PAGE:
By staying indoors primarily these past few months, our planet shows significant signs of recovery from some of our human imposition. Air quality improves, animals venture out, and we start to see what nature intends to drive home—that our home can play a greater role than our workplace. Will we trust that kind of data when the struggle for life at the workplace resumes center stage.

Conspirators: Bullies Versus The Aware

Those who seek to resume ‘business as before’ are sure to use strong-arm tactics. Will we be willing to sign away our physical or health rights and hold employers harmless if we contract COVID on the job? Those of us with compromised systems might have less risk working from home. This may not be an option for all in this position. Will individuals be permitted the sovereignty of choosing how they wish to interact with others in our COVID-induced paradigm?

As with any massive control group, conspiracy theories exist based on who might be manipulating the story. This lack of trust says there are always multiple sides to consider along with various experiences. Being aware of this manipulation level—what some people will do to others to get what they want—has also been a sore spot for many of us. We do not want to endure the shame of being fooled on top of other economic hardships we or our families face.

This will surely give rise to the rights of the individual, perhaps more than ever before. While one may be willing to participate with ‘the system,’ there are limits to life and limb we must consider as heavier burdens today. The impact on the healthcare system alone dictates our need to tread wisely.

Human rights in many respects are being questioned. Idiocy abounds, as we see the return of crowds who protest with guns, amass without safe distance, and encounter without basic masks or covering. There are always those who will say, “Damn the risks; you can’t tell me how to live my life.” And there are those of us who are quite fine with letting them express that sentiment.

The Meaning and Guise of Safety

It may be safe to say that many of us feel comfortable living with some elements of risk. We understand life can never be risk free. We might even count the may things we have or do that add to our overall feeling of comfort and safety. Locking our doors, operating a video camera, alarms, or smoke detectors, having a weapon, having health insurance all stem from ‘just in case,’ the unexpected need arises.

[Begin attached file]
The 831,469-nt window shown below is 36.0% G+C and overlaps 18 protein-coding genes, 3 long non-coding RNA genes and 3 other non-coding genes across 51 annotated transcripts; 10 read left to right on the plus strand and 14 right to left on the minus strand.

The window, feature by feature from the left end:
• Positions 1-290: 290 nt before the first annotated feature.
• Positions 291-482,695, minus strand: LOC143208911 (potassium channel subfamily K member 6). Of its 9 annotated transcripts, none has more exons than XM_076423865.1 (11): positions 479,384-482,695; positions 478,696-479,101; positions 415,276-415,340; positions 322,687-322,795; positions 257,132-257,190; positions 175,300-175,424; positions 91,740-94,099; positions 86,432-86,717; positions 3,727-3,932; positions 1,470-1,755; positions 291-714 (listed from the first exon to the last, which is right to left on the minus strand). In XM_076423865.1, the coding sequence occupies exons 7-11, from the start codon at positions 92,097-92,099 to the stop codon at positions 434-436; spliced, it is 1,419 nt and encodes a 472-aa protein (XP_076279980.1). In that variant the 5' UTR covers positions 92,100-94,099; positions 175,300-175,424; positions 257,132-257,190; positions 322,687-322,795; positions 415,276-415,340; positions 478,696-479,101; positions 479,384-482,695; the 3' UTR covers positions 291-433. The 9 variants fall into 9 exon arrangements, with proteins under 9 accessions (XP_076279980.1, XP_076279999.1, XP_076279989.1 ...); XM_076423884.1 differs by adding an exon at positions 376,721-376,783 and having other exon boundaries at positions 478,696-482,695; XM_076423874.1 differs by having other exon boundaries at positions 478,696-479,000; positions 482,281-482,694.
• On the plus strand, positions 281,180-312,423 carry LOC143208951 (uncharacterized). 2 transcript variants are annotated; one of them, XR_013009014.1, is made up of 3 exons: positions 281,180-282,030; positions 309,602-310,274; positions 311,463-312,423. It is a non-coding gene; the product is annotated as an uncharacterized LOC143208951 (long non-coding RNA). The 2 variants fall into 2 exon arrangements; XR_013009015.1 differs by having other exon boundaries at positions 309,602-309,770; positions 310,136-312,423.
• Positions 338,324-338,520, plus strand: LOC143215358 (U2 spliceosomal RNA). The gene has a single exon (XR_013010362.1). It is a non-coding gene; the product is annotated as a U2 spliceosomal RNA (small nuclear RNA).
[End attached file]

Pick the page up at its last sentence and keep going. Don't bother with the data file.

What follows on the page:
The pandemic causes us to stay indoors and isolated ‘for our safety.’ We understand that while the virus may not be a large bother to people in good health, we see the growing number who die due to the disease. Being at risk for contracting an unseen virus has us all questioning what it means to be safe and what our individual comfort level might be. Will ‘the great unclean’ become an even larger risk than it has in generations and societies of the past?

Picking through the weeds of chaos that surround us will mean making the kinds of choices that best benefit us directly. This mindfulness is especially true where the wrong choice can kill you. Something as simple as washing our hands is a choice. Choosing to avoid others wherever possible and not passing along contaminants is another.

Risking Truth and Consequences

For those of us who may be unable to reach a personal safety conclusion, we can be sure that there will be some level of imposition. Whether it is peer pressure or law enforcement, at some point we will be charged with proving how much of a risk we are in and of ourselves. Testing is the key to determining this safety risk, but a good defense lawyer might advise, we can always question the veracity of those tests. The underlying doubt still exists: Who will we believe?

When there are ways we can stay safe while conducting business, let us do that. When it comes to telling others what they can and cannot do, those boundaries must be drawn clearly while not infringing on our inalienable rights. Provided, of course, those of us living this great life can agree on what those human rights are, truly.

For all who seek truth in this gift of life, it would be wise to remember that our words and actions both have consequences. Let us be mindful to act and speak loudly and clearly. As we awaken to this new pandemic-fueled reality let us be open to the possibilities and make the best decisions we can, as we dare to live.

To Listen, Perchance to Act

24 May

To Listen, Perchance to Act

By Kathy Custren

 

As I sit here in the early morning, reading an article from early 2019 by Dahr Jamail on TomDispatch.com, the title becomes painfully clear: “We Can’t Undo This.”

The article on our climate crisis hits all too close to home; to the many truths felt by life around the planet; that I purposely avoid looking at the supporting articles and documentation to which Dahr links. There is no question that there really is no ‘going back,’ or little being done to reverse the train on which we ride.

I liked it much better when comedic philosopher Bill Hicks called life a ride, like a roller coaster, rather than consider this voyage through time and space as little more than a runaway train reaching the perilous end of the line.